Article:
What do you think of when you hear the word "writer"? I'll tell you what I think of: a guy (always a guy) in a white tee-shirt sitting in front of a manual typewriter, in an attic office, balling up paper and throwing it away. What a stupid cliche -- I must have got from movies or teevee shows or, and most probably, the 1960's How-To-Write guides I got out of the library when I was a kid. That writer is probably Ray Bradbury, even though he wrote Fahrenheit 451 in a library basement, not an attic, and he had to stuff quarters into the typewriter.
But it was a very long time before I could comfortably substitute a woman in this scene. Even though I knew of and loved many women writers as a kid, I didn't know anything about them, and couldn't easily picture a "woman writer." Did she sit at the typewriter in makeup and heels? Could she be married? Was she a slob, or did she set a vase of flowers next to the typewriter? In any event, I couldn't take her very seriously.
My romantic vision of writers was what made me want to be a writer, but I had to entirely throw away that vision before I could make the slightest progress toward becoming one. I am, after all, a woman.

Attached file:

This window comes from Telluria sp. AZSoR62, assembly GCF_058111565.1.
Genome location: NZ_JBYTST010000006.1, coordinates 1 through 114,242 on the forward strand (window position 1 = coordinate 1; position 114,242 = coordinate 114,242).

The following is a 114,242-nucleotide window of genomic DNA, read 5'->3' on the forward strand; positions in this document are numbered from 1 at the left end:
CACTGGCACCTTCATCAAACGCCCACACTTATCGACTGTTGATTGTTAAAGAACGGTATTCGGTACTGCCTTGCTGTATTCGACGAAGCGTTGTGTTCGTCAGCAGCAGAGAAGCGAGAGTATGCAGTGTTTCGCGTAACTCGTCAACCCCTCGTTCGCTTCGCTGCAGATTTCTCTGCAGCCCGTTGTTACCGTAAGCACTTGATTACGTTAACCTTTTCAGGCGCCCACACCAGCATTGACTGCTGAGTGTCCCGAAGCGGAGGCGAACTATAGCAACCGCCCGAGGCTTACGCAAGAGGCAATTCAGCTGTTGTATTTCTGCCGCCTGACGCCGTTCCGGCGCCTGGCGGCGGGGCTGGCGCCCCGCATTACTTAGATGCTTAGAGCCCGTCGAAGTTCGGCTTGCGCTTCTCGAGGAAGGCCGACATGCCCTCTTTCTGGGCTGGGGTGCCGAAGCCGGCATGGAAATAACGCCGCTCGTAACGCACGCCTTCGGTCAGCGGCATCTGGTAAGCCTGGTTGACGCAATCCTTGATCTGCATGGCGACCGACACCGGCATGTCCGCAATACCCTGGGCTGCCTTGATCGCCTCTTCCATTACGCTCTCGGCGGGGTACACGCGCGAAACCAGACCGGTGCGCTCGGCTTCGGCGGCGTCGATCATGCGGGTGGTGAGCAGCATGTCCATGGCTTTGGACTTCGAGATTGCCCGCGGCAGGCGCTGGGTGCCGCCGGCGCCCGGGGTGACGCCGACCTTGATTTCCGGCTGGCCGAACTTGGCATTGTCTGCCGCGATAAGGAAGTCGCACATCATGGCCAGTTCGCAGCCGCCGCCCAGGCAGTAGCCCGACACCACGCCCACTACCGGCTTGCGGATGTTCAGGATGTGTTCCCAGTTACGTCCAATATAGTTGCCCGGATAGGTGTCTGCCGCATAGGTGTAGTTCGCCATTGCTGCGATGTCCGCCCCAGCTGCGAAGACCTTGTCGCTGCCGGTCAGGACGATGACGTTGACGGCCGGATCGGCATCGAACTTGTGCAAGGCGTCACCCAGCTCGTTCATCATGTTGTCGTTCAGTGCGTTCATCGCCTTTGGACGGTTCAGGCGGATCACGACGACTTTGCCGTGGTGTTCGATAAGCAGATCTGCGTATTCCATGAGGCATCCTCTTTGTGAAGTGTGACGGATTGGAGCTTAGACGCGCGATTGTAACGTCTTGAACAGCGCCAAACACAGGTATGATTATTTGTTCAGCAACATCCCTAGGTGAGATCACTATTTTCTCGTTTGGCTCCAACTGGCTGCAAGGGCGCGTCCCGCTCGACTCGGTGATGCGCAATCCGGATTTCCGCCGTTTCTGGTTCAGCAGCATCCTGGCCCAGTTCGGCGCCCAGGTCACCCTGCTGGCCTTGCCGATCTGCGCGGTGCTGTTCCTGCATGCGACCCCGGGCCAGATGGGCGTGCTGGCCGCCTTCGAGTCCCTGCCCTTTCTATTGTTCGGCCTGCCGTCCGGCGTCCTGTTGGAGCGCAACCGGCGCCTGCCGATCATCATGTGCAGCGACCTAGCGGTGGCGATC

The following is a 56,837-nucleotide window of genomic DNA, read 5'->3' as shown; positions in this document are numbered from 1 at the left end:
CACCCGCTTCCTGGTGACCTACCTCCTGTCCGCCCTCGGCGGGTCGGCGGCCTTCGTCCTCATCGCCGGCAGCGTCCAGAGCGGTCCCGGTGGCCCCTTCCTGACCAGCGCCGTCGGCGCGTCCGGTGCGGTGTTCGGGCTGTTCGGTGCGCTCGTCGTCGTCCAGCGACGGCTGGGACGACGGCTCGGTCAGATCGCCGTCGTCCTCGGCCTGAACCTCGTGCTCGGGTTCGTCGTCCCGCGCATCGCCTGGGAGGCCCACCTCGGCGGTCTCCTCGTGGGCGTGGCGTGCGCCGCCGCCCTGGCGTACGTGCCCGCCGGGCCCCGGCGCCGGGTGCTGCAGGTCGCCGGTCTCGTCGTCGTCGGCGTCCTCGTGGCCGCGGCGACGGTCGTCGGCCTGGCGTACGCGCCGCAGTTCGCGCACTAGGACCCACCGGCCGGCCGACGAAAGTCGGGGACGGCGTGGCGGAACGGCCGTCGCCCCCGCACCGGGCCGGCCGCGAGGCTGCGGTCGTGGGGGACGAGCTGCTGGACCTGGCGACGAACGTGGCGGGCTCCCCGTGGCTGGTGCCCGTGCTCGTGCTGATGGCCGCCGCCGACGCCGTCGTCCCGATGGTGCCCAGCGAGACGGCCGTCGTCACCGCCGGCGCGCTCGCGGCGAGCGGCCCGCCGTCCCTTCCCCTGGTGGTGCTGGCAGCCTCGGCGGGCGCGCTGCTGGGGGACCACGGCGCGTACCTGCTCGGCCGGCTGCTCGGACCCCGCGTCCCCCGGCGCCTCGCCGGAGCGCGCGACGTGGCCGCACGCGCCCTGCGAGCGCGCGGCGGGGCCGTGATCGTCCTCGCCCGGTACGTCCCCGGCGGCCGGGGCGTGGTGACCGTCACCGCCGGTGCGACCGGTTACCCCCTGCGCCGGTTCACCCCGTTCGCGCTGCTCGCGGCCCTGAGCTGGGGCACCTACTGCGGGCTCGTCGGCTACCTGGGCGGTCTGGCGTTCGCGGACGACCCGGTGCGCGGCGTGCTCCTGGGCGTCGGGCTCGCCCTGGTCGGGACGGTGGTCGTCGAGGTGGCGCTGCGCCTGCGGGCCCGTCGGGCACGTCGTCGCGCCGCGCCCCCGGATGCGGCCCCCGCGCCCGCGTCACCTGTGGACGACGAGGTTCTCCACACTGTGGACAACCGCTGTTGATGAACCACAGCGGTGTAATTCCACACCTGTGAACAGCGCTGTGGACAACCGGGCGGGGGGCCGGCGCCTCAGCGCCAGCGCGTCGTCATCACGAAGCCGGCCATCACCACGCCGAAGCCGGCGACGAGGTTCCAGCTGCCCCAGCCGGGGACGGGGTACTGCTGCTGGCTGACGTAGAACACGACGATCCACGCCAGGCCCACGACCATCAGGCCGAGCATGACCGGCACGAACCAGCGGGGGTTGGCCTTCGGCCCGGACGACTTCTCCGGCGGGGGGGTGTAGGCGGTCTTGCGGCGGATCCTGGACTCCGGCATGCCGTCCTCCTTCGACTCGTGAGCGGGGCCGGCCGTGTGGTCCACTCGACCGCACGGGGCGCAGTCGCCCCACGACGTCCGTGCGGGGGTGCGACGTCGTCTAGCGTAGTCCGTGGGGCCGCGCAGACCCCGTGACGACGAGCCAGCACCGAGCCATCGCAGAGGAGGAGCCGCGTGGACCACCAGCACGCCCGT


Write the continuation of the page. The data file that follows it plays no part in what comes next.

Another romantic idea that some people have about writers is that they're born that way. This leads to a lot of gnashing of teeth and sleepless nights: Was I meant to write? Do I have what it takes? Am I a real writer? The older I get the more absurd this all seems. A writer is just a person who writes, and a good writer is most likely one who's done it a lot -- an awful lot. I've never met a "naturally gifted" writer. Every single good writer I know has taught him or herself, through copious reading and careful observation and plain old trial and error.
Anyway, I'm not sure why I'm thinking about this tonight. After a long summer of moving and kid wrangling my own writing energies are at low ebb. The writing life seems very far away and even imaginary.